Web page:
Mississippi law mandates that the forestry commission take necessary measures to prevent wildfires in the state. It also allows commission officials to go where they need to go to control or prevent fires that threaten life and property.
"The forest when it drops leaves, brush dies, limbs accumulate. It builds up a ground litter and over several years that ground litter may get a foot to two feet deep," said Ed brown of the Mississippi Forestry Commission. "And if you exclude periodic fire, that builds up to be a dangerous fuel bed in drought or dry conditions."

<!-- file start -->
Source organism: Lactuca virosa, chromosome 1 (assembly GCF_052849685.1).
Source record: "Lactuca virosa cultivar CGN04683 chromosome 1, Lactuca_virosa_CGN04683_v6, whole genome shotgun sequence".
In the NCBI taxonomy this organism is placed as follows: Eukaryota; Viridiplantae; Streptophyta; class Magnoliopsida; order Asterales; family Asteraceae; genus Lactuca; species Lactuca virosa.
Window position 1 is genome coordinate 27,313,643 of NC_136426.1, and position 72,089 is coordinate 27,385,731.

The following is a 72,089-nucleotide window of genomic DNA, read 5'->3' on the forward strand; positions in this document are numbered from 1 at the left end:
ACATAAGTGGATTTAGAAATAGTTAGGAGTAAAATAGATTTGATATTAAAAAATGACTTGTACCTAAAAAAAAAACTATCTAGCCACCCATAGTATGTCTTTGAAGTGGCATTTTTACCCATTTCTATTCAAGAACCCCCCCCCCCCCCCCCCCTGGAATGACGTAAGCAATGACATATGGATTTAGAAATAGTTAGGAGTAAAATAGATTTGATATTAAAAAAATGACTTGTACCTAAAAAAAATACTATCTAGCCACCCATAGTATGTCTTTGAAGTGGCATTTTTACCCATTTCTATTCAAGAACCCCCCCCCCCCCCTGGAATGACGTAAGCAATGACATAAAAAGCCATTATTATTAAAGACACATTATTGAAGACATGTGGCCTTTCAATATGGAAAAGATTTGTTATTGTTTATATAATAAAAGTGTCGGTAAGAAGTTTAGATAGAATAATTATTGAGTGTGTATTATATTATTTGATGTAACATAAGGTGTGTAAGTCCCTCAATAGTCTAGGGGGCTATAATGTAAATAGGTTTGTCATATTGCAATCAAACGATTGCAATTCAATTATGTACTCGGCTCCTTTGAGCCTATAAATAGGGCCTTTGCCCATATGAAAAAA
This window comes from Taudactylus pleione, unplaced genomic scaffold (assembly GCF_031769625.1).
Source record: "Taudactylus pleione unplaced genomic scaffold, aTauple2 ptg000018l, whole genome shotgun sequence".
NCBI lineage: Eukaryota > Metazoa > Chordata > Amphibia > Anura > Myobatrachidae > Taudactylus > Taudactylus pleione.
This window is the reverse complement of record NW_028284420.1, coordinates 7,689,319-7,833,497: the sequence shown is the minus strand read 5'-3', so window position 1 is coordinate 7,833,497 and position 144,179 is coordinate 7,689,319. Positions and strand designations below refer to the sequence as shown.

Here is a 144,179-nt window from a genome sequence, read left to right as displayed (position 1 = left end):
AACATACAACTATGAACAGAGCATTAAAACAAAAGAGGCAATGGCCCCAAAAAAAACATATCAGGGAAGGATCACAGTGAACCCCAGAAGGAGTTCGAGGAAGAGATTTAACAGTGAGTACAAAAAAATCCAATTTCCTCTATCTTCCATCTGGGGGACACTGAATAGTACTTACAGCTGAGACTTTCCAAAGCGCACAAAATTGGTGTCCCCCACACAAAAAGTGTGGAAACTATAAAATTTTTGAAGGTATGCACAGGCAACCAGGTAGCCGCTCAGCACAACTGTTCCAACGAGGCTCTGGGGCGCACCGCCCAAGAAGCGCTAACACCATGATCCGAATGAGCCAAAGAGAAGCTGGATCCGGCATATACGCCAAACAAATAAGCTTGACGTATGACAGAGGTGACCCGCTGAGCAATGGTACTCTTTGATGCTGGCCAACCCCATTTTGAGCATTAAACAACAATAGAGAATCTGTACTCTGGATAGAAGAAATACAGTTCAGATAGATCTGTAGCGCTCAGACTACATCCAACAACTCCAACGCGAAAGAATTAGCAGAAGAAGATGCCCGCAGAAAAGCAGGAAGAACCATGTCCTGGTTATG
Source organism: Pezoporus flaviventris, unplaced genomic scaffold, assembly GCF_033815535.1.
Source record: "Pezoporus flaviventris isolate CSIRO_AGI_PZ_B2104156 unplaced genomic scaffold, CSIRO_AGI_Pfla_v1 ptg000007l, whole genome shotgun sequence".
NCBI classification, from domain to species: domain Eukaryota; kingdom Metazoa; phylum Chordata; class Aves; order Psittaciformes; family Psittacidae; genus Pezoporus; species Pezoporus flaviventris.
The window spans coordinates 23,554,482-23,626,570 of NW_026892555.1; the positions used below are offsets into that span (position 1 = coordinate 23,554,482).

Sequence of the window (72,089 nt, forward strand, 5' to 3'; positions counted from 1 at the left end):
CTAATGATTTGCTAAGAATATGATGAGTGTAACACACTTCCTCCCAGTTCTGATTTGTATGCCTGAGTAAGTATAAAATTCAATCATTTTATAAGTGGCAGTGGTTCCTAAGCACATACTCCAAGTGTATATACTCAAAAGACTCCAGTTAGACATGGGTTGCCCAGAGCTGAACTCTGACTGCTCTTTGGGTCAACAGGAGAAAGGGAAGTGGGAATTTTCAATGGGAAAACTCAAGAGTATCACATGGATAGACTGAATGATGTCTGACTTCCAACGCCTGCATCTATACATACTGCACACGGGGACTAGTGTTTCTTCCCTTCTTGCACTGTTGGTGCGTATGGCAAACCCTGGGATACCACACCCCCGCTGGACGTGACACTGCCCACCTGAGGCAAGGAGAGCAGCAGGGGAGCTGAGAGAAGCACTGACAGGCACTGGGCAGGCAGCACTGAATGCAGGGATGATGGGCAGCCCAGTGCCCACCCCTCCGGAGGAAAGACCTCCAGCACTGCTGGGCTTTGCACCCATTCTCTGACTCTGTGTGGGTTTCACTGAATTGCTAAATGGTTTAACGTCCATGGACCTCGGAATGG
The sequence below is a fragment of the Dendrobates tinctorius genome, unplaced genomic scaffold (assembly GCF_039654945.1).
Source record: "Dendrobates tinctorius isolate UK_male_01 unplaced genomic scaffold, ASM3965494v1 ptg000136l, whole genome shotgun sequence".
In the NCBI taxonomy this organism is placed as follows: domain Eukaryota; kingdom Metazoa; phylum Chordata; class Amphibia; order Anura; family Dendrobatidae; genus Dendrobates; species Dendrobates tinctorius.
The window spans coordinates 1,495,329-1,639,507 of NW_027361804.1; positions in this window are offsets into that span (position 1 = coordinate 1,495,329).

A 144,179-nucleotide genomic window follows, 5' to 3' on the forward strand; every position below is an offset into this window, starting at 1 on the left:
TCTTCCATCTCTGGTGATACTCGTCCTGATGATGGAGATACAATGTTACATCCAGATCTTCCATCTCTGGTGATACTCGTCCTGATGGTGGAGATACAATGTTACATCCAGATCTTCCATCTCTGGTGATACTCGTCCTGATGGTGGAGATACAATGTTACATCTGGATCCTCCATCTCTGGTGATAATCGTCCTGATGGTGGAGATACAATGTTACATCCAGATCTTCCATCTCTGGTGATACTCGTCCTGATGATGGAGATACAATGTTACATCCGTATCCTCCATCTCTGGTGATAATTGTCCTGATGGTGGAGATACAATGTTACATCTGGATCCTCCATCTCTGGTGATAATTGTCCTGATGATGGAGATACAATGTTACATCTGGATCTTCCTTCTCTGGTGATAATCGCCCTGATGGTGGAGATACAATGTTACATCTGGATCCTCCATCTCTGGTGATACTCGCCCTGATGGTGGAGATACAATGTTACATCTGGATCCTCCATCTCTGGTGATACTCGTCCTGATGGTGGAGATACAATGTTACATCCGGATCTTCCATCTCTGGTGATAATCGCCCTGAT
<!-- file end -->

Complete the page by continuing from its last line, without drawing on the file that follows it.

Wildfire activity in Mississippi typically peaks in February, declining in the late spring and early summer, and then rising again by the fall. Brown says this is because of seasonal plant life and the weather.
"The most conducive to wild fires are strong dry cold fronts with no rain," said Brown.
Control Fires are used to burn undergrowth and other vegetation that could possibly become fuel for a fire. The less fuel, the less chance of a major fire.
"With periodic fire you remove that fuel layer and actually speed up the decomposition," said Brown. "It makes a lot better fertilizer, when we burn, but the main thing is to reduce that fuel hazard in case of accidental fire."
Wildfires can start naturally, by lightning or solar heating on a hot day. But forestry officials say most fires are started by human carelessness
such as discarded cigarettes, campfires, and fireworks being among the top causes.